A boundary throw in results in nothing meaningful, a ball up had Max Gawn attempt to take it out of the ruck but unable to get a disposal off. It was a clever option, and would have worked if not for Sloane locking his arms around the ball with every ounce of strength that he had to force another contest.
A chaos ball ends up in Seedsman’s hands, but his attempt to clear is smothered by Brayshaw who pops it to the square, but no mark is taken and Adelaide manage to run away from goal for the bare few seconds needed to find the siren and the victory by the narrowest of margins.
Even if you’re not a supporter of either team, this was a fantastic game to watch, and even if you did see it, I’d recommend catching the replay anyway.
Was there a missed deliberate call?
Well, I don’t think anyone doubts that Murray was deliberately looking for the boundary line. He wasn’t looking for a teammate, he wasn’t trying to rush a behind. Footy’s an odd game though, and one of the few where umpires need to take intention of the player into account to such a degree. The call could have been made and AFL house would have justified it, but they’ll be just as able to justify putting the whistle away here.
To be completely fair, there were plenty of missed or generous calls all game. From Clayton Oliver’s throw that wasn’t called through to more than a few high frees that seemed to have a fair bit of mayo given to both sides. The free kick count did finish at 24 apiece, but that last non-call will definitely be a topic of discussion for the next week.
As another example, Langdon’s bouncing goal from a bunch of scrappy play had Scholl claiming it was touched, and vision suggests he may have a point, but as usual, the video has all the quality of a potato. With the money and tech in the game, it’s amazing that we can’t get one of the 60 frames per second clear enough to see more than a blur. I’m sure there are reasons for it well beyond my understanding, but it just amazes me that a sport with this much in the way of resources and a broadcaster that can cover games across the nation can have poorer freeze frame capability than a $500 Go Pro.
Enter the Bogan
When the game was there to be won, Walker stepped up.
Tex Walker does not seem like a complicated bloke. He likes his footy, is partial to a beer, but if there is a man who lives for his club more than the big bloke from Broken Hill, I’d like to see it.
Of Adelaide’s last three goals, two were from Walker’s boot, and the one in the middle was launched from his own contest at the mark and handball to a running mid.
Looking over the game, it seemed this was the case for most of Adelaide’s goals. Steven May is no slouch, and matched Walker in shoulder-to-shoulder strength, but Walker frequently went up the ground to impact the play and managed to hurt May on the overlap.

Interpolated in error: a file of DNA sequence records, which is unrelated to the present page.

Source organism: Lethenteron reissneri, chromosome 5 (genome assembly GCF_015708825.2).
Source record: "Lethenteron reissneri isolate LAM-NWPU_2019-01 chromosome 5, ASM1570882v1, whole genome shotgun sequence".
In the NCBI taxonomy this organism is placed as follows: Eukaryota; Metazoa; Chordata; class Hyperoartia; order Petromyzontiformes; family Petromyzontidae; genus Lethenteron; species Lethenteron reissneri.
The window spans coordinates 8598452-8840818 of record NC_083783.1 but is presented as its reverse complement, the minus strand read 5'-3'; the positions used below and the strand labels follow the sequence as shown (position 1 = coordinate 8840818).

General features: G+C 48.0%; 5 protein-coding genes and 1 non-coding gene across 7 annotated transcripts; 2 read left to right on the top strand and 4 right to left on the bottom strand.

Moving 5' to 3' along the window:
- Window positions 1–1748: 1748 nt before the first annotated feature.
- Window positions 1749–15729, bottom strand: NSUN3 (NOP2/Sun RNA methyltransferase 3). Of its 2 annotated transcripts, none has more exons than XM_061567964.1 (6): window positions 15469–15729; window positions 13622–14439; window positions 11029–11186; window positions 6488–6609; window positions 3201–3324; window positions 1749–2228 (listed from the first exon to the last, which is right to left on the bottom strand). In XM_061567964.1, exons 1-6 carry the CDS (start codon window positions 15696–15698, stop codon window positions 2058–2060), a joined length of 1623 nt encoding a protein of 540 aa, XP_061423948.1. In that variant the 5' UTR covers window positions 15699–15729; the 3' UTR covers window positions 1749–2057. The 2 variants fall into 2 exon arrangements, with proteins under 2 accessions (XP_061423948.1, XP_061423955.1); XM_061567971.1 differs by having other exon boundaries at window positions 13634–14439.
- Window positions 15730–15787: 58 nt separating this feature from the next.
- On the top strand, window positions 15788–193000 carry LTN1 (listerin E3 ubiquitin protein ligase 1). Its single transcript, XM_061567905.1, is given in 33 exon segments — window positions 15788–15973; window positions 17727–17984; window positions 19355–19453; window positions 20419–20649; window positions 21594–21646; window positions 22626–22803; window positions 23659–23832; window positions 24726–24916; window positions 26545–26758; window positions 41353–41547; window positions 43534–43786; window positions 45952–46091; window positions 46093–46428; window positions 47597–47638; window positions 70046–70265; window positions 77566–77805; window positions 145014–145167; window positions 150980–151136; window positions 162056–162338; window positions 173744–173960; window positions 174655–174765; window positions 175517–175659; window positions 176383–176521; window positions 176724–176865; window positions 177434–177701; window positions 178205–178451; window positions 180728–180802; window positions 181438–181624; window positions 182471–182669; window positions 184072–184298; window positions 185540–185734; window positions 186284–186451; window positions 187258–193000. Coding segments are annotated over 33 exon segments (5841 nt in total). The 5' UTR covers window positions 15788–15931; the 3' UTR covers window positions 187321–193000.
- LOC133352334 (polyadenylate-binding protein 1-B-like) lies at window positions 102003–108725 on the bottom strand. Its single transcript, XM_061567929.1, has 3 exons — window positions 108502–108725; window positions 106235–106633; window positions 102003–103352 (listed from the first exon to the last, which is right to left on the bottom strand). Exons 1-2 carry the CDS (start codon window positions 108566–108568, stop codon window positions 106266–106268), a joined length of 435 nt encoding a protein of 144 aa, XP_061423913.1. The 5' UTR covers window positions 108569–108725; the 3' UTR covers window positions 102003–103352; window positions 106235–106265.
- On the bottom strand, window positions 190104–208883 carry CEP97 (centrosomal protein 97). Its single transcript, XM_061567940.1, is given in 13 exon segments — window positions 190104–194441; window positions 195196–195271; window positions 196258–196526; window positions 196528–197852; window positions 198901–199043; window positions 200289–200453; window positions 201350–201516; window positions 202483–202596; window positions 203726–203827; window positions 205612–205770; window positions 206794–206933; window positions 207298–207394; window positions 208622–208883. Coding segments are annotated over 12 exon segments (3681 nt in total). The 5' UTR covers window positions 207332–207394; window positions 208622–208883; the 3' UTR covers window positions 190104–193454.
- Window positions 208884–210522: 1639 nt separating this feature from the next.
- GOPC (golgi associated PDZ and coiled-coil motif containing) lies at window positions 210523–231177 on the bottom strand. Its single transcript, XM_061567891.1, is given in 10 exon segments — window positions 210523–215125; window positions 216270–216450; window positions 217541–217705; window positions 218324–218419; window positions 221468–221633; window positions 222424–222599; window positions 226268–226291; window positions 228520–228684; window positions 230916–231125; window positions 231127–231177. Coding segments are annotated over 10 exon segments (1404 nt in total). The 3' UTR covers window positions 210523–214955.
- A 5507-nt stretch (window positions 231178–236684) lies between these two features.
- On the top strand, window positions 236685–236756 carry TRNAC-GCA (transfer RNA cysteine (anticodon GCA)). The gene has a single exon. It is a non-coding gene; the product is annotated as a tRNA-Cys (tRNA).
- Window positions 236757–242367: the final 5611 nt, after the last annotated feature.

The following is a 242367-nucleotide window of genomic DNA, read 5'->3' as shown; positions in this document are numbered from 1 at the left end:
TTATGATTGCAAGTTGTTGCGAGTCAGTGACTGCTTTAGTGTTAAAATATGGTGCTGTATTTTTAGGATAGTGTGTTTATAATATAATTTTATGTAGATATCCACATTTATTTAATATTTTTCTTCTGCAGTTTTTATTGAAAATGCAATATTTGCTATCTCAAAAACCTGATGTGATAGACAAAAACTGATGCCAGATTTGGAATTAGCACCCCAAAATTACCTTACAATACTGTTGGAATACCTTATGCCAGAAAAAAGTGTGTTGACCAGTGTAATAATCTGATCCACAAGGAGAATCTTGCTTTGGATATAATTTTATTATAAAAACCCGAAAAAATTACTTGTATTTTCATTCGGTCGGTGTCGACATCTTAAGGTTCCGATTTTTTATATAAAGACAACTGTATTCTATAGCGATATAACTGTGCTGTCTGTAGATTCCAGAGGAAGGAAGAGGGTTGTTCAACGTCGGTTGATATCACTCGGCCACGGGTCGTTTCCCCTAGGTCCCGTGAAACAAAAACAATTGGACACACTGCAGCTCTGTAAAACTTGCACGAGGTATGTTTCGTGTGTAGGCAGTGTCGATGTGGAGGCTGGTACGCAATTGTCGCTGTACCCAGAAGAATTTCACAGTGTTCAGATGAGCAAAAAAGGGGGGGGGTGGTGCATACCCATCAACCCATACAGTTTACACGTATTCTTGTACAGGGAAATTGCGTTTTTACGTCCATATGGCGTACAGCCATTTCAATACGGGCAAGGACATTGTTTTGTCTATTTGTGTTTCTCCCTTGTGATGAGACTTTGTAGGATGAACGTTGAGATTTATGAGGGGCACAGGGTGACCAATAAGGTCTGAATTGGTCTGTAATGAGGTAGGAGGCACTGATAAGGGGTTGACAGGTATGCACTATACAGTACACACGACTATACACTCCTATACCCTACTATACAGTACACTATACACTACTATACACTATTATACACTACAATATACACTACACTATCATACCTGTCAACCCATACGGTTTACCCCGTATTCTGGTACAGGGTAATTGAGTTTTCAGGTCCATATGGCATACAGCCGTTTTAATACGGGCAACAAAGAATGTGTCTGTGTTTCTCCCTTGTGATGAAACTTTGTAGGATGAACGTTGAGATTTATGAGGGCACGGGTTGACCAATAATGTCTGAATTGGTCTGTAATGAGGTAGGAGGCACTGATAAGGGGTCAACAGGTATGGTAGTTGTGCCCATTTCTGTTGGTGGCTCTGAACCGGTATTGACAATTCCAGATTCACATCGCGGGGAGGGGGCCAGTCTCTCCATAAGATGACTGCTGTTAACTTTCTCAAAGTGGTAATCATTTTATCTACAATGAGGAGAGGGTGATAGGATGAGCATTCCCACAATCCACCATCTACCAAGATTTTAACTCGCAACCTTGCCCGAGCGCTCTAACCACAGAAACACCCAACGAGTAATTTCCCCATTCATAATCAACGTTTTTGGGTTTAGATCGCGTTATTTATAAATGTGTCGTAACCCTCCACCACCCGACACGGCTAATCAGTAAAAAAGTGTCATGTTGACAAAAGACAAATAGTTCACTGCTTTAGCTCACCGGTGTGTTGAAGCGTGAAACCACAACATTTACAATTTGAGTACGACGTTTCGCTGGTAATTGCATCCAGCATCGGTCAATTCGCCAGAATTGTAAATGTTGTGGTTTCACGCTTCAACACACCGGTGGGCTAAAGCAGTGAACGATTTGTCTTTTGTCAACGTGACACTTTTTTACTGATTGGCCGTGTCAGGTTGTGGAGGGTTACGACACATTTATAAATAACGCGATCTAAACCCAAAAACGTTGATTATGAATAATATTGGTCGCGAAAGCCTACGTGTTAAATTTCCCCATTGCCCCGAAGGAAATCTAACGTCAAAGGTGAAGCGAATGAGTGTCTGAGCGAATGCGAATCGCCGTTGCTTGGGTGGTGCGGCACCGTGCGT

Now let me be completely above board here; I’m a massive fan of big Tex. He’s an old school country footballer and doesn’t pretend otherwise. He has the sort of vibe that if he wasn’t playing in the AFL, he’d be almost as happy lining up every week with his Broken Hill mates and tossing back the beers in the change rooms after the game.
For all that though, even his detractors would have to admit he’s an enormous talent as a forward that makes the players around him even better. He’s the type of leader that sets the example with what he does and reinforces it with his ability to play the team game.
Whenever his teammates scored, Tex was almost always first on the scene to congratulate them and pump up his teammates. Part of that is being a forward, sure, but if you watch the game back, it’s definitely something he seems keen to do.
Even though he’s not the captain anymore, he’s the soul of this team, and it seemed fitting that the winning shot came from his boot in an absolute textbook kick.
If it seems I’m being a bit over the top in my praise, just listen to Mark Riccuito’s interview with him post-match. I may be a fan, but Tex should be grateful for Covid distancing rules, as I haven’t seen such fawning over a player from a broadcaster since Bruce MacAvaney’s attempts at verbally impregnating Cyril Rioli left the airwaves.
The Ruck battle
Melbourne kept up the class and dash that we’ve expected from them, as Gawn and Jackson continued to cause trouble for their opposing ruck duo of O’Brien and Thilthorpe.
Max Gawn played a game that Adelaide should be very familiar with. It reminded me of Shaun Rehn’s work back in the 90s. He’d sit around half back, sweeping up the forward drives with contested marks and deft taps, as well as sneak up the ground to try and help set up his teammates for a mark inside 50. Gawn is a bit more mobile than Shaun though, so was able to get right up to the goal square on many occasions, as well as flood back if the ball was turned over.
Thilthorpe looked at the game Gawn was putting together and decided that copy-pasting his moves was worth a crack. He managed to surprise even himself when he’d rove some long bombs that came off a marking contest, and his two goals showed remarkable agility for the big lad.
Unlike Gawn, he decided to let his teammate deal with the backline stuff though.